Confidence is essential in life. But it can be difficult to impress upon our kids' inner confidence if we don’t feel that confident ourselves. Most of us love to stay within our comfort zone: that nice, safe, secure bubble that you surround yourself in.
And many of us with a free evening ahead would chose to spend it at home rather than doing something new and spontaneous. However, if we don’t push ourselves as parents to have new experiences and develop, how can we actively promote that in our children?
The whole concept of a comfort zone originated from an experiment back in 1908 by Yerkes and Dodson. It involved mice and a choice of whether to go down a black or white passage, with small electric shocks in certain parts of the maze along the way. Thankfully, we have come a long way since then but the premise still remains the same. With no stress, performance is steady; with a little stress, performance improves; but with too much stress performance can suffer.
No one likes feeling out of control but being in your comfort zone all of the time is not necessarily a good place to be. Without the pull away from the familiar we struggle to learn, evolve and develop. The same is true for our children. It’s risky moving into the learning zone where things are new and unknown. Yet without this pull away from the familiar, it’s very difficult to make changes to our lives. Think of a toddler that is learning to walk.
As they take that first step, they move out of their comfort zone and into the learning zone. At that stage, they can’t see beyond the possibility of placing one foot in front of the other. Yet, by learning to walk, they open up a whole new world of opportunities. A world that to them, at that moment may still be unknown, but that unfolds exponentially with each tentative step that they take.
Moving into this learning zone, helps to stretch and shape our comfort zone. Gradually expanding the circle until one day the things that used to induce fear, appears commonplace. Studies have shown that experiencing slightly elevated levels of stress or anxiety for a limited amount of time can actually be beneficial.
Think back to a time when you flourished in something that at the time seemed unsurmountable.
However, spending too long in the learning zone can have negative effects also. Including what’s commonly known as burnout. That’s why it’s important to expand our comfort zone gradually so we feel less anxious at new experiences and don’t suffer adverse effects. This needs to be done on a phased basis slowly over time.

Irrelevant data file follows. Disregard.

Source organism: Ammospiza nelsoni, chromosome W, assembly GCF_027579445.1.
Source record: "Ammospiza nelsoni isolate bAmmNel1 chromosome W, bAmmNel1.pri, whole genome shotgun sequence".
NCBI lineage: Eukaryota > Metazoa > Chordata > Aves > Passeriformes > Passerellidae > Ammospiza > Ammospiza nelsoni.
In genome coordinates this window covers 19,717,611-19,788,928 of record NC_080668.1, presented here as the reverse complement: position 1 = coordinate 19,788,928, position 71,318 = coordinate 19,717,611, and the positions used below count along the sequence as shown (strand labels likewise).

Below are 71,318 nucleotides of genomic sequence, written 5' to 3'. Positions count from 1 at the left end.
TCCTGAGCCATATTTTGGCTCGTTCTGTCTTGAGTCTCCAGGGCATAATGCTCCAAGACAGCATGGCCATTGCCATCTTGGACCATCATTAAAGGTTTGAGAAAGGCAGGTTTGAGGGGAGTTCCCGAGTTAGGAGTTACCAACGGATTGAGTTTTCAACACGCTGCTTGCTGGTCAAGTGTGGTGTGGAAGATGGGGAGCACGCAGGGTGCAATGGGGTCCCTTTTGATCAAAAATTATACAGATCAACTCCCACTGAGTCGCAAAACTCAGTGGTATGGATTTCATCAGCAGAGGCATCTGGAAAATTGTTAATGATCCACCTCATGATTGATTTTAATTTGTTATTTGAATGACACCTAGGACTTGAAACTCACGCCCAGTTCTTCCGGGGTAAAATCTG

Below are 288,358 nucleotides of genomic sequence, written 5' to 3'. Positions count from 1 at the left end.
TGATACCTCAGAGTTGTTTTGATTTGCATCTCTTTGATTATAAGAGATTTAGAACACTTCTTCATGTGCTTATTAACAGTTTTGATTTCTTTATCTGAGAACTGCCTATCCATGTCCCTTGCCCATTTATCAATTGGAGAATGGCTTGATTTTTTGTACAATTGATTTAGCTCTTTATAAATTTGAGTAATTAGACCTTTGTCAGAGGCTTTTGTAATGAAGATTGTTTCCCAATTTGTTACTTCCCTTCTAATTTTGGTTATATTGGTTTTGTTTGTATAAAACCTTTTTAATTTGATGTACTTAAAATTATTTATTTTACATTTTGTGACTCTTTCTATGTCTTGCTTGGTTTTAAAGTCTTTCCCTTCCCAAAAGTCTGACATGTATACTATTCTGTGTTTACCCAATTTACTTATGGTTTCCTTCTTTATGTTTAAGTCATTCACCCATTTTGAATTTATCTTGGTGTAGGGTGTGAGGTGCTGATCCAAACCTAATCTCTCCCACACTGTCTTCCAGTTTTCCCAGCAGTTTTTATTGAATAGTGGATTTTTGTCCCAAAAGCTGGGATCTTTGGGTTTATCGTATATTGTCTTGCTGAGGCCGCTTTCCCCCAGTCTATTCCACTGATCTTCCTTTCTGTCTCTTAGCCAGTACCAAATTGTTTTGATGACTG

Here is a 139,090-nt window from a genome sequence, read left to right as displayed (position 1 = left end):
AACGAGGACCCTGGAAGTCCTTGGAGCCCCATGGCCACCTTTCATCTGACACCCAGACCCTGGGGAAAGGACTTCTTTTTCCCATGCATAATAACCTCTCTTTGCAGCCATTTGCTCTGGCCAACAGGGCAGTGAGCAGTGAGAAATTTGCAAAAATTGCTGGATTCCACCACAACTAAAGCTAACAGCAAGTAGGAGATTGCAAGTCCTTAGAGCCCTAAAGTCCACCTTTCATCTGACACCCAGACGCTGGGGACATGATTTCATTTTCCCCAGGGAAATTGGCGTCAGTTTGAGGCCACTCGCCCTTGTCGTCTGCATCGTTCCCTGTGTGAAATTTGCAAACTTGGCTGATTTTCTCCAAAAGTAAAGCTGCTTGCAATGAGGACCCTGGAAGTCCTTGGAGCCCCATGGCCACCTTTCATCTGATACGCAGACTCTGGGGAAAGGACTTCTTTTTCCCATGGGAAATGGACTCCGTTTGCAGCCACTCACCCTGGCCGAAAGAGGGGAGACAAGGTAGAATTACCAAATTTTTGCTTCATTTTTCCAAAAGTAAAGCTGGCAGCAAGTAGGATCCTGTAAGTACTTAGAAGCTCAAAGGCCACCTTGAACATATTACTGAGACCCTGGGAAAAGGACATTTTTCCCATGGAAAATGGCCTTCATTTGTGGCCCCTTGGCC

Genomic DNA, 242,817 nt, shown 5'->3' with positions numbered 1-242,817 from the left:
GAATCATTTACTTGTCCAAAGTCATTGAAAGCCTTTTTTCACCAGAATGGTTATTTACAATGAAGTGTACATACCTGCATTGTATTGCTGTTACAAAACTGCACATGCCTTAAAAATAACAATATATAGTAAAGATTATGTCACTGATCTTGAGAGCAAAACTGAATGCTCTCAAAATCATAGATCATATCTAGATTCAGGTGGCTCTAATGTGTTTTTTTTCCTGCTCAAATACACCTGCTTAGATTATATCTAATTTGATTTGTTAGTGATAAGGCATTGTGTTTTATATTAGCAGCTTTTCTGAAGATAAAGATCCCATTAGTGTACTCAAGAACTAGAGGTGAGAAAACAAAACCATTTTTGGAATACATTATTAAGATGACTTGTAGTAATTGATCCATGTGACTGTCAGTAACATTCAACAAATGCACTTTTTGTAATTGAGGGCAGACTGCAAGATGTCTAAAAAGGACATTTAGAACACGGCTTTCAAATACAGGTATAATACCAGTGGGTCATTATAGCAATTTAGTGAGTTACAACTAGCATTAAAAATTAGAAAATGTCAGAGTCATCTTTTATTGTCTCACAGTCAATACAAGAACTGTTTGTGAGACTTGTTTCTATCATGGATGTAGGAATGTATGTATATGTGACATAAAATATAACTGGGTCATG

In the same sense, we can’t overload our children with new experiences all of the time and wonder why they become fractious and non-compliant. However, the careful introduction of new experiences gradually over a period of time can be very beneficial. So just as your child, who may be a picky eater isn’t going to start eating ten new vegetables, they have never tried before all at once.
A small and gradual introduction to different tastes over time may produce more positive results. As they become more confident and used to the taste of one vegetable, their comfort zones expands and they may be willing to try others. What often separates those who live a fantastic life versus those that live an ordinary life is often down to the size of their comfort zone. It’s not something you can judge from the outside looking in. You can’t necessarily tell someone’s comfort zone by the car they drive, where they live or the clothes that they wear. But you may notice it from an inner sense of confidence.
As parents, we are in an enviable position to pass this inner confidence onto our children. Through gradual stimulus and challenge, we can help them to expand their comfort zone and in turn become more confident individuals.
Look around, you’ll notice successful people often do more, meet more people, take on more challenges and generally appear less afraid. Wouldn’t that be a wonderful legacy to impress upon our own children? An inner confidence that can’t be squashed and an ever expanding comfort zone of new possibilities.